St. Thomas Reaches out to Youth Through On-campus Early College Awareness Programs

Have you noticed groups of middle school students touring the campus or going through the pizza line this year? St. Thomas has been reaching out to local youth to raise awareness about college for years, but CILCE (Center for Intercultural Learning and Community Engagement) began to formally coordinate these efforts in 2008. On average, CILCE hosts three programs each month during the school year and more than 600 students visited St. Thomas through these events during the past academic year.

The next CILCE visit will be this Friday, April 23, when 90 sixth graders from Farnsworth Aerospace, a UST partner school in St. Paul, will spend the day on campus. This event, co-sponsored by the School of Education, will include an introduction to college, a “scavenger hunt” tour, a pizza lunch and hands-on engineering activities led by Dr. AnnMarie Polsenberg Thomas and her students. When you see them on campus, please help us by making these students feel welcome at St. Thomas and excited about higher education opportunities.

A visiting fifth grade student from Andersen Middle School learns about sensory perception from UST students in Dr. Roxanne Prichard’s psychology class.

A visiting fifth grade student from Andersen School learns about sensory perception from UST students in Dr. Roxanne Prichard’s psychology class.

CILCE hosts students for campus visits primarily from Minneapolis and St. Paul (from elementary and middle schools as well as community programs), and also has given presentations to parent groups about how to prepare for their children’s futures. CILCE staff and student leaders occasionally speak to local students at their schools as well, recently leading activities and presentations at Murray Junior High in St. Paul.

CILCE partners with the Minnesota Office of Higher Education and other community organizations on larger early college awareness initiatives; two performances by CLIMB Theatre actors in O’Shaughnessy Educational Center auditorium motivated hundreds of eighth graders to consider post-secondary education.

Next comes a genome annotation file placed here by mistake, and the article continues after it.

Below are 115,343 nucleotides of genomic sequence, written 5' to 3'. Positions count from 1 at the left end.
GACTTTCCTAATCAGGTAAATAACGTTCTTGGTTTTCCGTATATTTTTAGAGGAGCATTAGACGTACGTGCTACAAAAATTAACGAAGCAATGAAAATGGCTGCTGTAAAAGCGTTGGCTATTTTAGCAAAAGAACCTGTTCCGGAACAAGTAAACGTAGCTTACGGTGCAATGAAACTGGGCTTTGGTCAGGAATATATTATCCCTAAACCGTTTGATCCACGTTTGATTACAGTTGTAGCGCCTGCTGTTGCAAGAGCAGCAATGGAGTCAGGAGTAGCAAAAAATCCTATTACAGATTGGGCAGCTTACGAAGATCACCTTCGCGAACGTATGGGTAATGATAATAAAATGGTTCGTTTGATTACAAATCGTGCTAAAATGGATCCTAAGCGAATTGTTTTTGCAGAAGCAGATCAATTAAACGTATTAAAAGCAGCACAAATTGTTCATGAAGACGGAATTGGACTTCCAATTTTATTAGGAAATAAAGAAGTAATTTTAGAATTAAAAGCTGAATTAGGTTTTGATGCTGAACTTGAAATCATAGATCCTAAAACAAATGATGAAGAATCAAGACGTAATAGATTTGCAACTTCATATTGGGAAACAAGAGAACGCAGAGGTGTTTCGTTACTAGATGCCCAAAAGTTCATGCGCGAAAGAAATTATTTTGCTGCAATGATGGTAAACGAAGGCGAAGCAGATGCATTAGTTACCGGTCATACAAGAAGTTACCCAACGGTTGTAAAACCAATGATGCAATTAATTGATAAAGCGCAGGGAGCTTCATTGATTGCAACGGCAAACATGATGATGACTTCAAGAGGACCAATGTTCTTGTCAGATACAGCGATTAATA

When school groups visit St. Thomas, they typically start with an “introduction to college” activity, learning about the importance of higher education, different types of institutions and academic programs, ways to pay for college, opportunities to get involved on campus, and how to prepare for college in middle and high school.

Then they take a mini-tour to see various components of a college and learn about the campus center, the library, residence halls and classroom buildings. All the differences between middle school and college amaze them. Throughout the visit, students take part in fun and age-appropriate games and activities related to college, usually led by UST students. Most visits also include lunch in the cafeteria so youth can get a real college student experience, which is always a favorite part of the day.

CILCE is pleased to have had many opportunities to partner with St. Thomas faculty, classes or student groups on these visits; visiting youth love to meet college students and teachers and participate in engaging educational presentations. For example, a group of psychology students from Dr. Roxanne Prichard’s class led games and activities about sensory perception to multiple groups of fifth graders from Andersen School in Minneapolis.

On another visit, Dr. Sarah Schmalenberger and a group of music students taught African rhythms and led Sandburg Middle School (Robbinsdale) students in drumming exercises. Last fall, UST business students helped Washington Technology Middle School (St. Paul) students learn about marketing, and together they designed wristbands that read “Dream. Believe. Achieve. College.” All students now receive these wristbands during CILCE visits as a reminder that college is a possibility for them.

 CILCE is grateful for everyone who helps make this programming successful (from presenters to the Office of Admissions to Dining Services), allowing St. Thomas to make long-lasting impacts on local youth. Participating in CILCE Early College Awareness work offers many reciprocal benefits: Events are meaningful and exciting and a great way for clubs to fulfill service hours, as well as a chance for students or faculty to get their feet wet with a taste of service-learning.

Are you interested in helping to promote post-secondary education to young students? Here's an opportunity soon: A group of seventh graders from Sandburg Middle School will be on campus on Thursday, April 29, and your assistance would be appreciated.

Contact CILCE, (651) 962-6800, and get involved.